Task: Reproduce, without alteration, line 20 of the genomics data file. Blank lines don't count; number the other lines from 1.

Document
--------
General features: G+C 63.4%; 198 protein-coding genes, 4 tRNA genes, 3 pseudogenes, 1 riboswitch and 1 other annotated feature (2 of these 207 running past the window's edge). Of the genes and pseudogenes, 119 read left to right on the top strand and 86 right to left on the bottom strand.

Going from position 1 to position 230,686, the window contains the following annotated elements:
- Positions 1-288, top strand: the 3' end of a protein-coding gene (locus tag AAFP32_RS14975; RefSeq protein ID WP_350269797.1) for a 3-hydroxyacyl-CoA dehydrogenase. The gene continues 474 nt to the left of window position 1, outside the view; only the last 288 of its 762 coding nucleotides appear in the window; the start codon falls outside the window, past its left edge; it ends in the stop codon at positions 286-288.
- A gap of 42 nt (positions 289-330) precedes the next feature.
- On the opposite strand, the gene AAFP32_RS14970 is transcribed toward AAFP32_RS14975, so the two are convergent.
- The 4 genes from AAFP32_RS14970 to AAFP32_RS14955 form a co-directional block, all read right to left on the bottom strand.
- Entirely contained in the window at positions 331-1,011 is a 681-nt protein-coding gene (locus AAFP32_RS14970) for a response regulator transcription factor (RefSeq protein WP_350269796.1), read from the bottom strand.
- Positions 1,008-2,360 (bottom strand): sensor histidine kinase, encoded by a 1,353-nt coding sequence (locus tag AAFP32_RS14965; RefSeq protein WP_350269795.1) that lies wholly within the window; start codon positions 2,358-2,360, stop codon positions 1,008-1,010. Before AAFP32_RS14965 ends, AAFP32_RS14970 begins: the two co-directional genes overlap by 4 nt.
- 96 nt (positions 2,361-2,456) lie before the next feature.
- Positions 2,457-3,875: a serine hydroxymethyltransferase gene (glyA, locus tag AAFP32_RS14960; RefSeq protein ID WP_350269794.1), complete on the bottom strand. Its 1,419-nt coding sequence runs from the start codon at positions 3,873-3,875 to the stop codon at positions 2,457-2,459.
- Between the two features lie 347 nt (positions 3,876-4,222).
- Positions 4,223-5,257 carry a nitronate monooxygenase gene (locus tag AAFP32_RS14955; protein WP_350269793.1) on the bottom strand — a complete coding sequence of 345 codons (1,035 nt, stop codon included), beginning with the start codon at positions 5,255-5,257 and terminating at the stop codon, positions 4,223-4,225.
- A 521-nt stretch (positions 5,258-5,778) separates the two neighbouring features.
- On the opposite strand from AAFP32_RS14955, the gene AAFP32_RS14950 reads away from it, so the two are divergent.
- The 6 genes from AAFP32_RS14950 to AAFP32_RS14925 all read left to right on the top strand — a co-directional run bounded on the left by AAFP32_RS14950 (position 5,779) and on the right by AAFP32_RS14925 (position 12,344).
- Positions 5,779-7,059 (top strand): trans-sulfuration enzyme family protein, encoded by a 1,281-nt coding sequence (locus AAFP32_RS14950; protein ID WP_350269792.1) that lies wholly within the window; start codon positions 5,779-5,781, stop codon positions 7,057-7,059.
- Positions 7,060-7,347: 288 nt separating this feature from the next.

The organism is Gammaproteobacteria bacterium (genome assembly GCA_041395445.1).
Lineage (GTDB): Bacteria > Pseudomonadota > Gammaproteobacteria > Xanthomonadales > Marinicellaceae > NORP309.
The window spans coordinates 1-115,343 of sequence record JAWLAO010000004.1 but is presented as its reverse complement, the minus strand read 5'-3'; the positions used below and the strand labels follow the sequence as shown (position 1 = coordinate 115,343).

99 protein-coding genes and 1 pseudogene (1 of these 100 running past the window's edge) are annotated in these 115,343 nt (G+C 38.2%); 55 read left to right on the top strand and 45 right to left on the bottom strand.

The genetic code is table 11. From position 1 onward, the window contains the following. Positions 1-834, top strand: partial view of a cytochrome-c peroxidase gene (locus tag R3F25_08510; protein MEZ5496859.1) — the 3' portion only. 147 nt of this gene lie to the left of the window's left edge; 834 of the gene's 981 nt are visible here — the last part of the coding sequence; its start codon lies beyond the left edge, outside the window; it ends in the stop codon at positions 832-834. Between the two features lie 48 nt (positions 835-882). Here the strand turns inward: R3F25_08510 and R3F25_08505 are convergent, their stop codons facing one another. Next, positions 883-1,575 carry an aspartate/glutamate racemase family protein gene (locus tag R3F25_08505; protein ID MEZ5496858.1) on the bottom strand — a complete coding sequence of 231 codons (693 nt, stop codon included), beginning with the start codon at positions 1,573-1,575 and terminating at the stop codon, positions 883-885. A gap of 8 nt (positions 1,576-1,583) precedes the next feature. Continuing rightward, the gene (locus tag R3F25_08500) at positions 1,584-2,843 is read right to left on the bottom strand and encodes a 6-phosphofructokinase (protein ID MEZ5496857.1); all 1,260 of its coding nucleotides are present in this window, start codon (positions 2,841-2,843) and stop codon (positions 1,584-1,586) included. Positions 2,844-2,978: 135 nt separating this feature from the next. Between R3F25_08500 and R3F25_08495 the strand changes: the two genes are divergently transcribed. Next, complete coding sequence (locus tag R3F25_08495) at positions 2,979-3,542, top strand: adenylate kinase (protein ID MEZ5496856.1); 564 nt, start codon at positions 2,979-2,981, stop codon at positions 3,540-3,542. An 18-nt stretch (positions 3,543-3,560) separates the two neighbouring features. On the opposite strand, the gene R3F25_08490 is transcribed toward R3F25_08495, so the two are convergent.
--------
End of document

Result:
The window spans coordinates 1-115,343 of sequence record JAWLAO010000004.1 but is presented as its reverse complement, the minus strand read 5'-3'; the positions used below and the strand labels follow the sequence as shown (position 1 = coordinate 115,343).